Published on February 2, 2021
COVID-19 takes toll, saps energy even after ‘recovery’
By Edward A. Forbes / The Bulletin
COVID-19 seems to dominate my life lately. Me, family members, friends and family members of friends all have fallen victim to the coronavirus.
Their experiences and tales of how some people are dealing with the positive tests make both interesting and disturbing news. I can only share mine.
When I have the energy, I will cook something that sounds appetizing. To date, the taste buds have defeated all my culinary efforts. Friends continue to send me food, some of which pass the taste bud trial. Jerry and Annabelle sent three types of soup; all were good. The stew not only tasted good but looked like the photos in my recipe book. I am impressed.
I cook but can only handle one item a day currently. Red beans with Andouille sausage on day one. I made cornbread using a new recipe on day two. I like to clean as I go, normally. The cornbread effort left my kitchen looking like the Pillsbury Doughboy was assassinated by a serial killer. The rest, and cleanup had to wait for the outcome of a nap. Rice is in the cooker as I nap.
Woo Hoo! Red beans and rice with cornbread, two days in the making, was now ready for consumption. I saved a serving for my son for his approval. He approved, and we both enjoyed our first meal of the combo! The next big step is filling the dishwasher and getting dishes clean. I will put them up tomorrow.
Where to take a nap? I don’t have to worry about selection. It occurs wherever I sit and occurs spontaneously. I, evidently, am only the vehicle required. Naps vary in duration from one to four hours. My favorite, so far, occurred as I was eating a very good beef stew, prepared and delivered by my friends, Jerry and Annabelle. I was eating early supper at 4 p.m. and fell asleep with my Teenage Ninja Mutant Turtle lap tray in my lap.
I woke after 6, looked at the window, and it was dark, and I thought I had slept all night in the recliner. I texted Jerry and Annabelle and accused them of putting sleeping potion in my stew. It took awhile for me to realize that it was 6 p.m., not a.m., and I had just a little panic then.
I still have good days and bad days. Some days my balance is less than good. If you see me staggering around the mailbox, it’s not because I’ve been hitting the wine; it’s just one of those days. I find on those days that driving must be limited. Depth perception is off, and judging when I can pull into the road becomes less than an exact science. Those days I try to stay home, and this is not as hard as it sounds since the fatigue is right there with the other remaining symptoms, so I can nap - usually whenever I sit.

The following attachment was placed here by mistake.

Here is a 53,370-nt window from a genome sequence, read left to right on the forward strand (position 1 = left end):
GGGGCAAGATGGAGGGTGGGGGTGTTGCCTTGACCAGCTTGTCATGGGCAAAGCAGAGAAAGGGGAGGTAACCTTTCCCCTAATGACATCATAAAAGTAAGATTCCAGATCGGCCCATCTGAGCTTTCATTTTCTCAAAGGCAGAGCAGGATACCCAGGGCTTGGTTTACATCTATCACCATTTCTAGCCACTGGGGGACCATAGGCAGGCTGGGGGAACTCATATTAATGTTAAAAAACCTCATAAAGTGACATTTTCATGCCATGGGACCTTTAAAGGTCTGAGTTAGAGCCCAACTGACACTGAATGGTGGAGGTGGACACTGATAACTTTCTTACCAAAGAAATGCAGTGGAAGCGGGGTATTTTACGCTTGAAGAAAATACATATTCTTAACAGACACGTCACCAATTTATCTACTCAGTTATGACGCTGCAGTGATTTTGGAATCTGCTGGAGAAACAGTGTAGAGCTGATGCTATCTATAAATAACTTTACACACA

Sitting at home with taste buds in an on-again, off-again rotation. I’m beginning to worry that I will regain the weight I lost in the hospital. Strange things taste good. I had tuna fish salad, sliced jalapenos, and crackers for supper, and for dessert, several Mother’s Iced Oatmeal cookies, a personal favorite. I have been smart enough to stay away from the Pepperidge Farm cookie section. I can hear them calling my name when I walk down the cookie aisle.
I am a lucky man. Yes, when the virus was at its worst, I was sick, but the duration of the worst symptoms was relatively short. The coughing, shortness of breath and blood oxygen less than 80 were all of relatively short duration from Dec. 10 until Jan. 10.
I still see many with prolonged hospital stays and worse.
I want everyone to stay safe and to keep their family and friends safe. From my recliner - love, and good health to all!
(Edward Forbes wants to hear from you. Email him at firstname.lastname@example.org or send comments by snail mail to The Bulletin, PO Box 2426, Angleton TX. 77516.)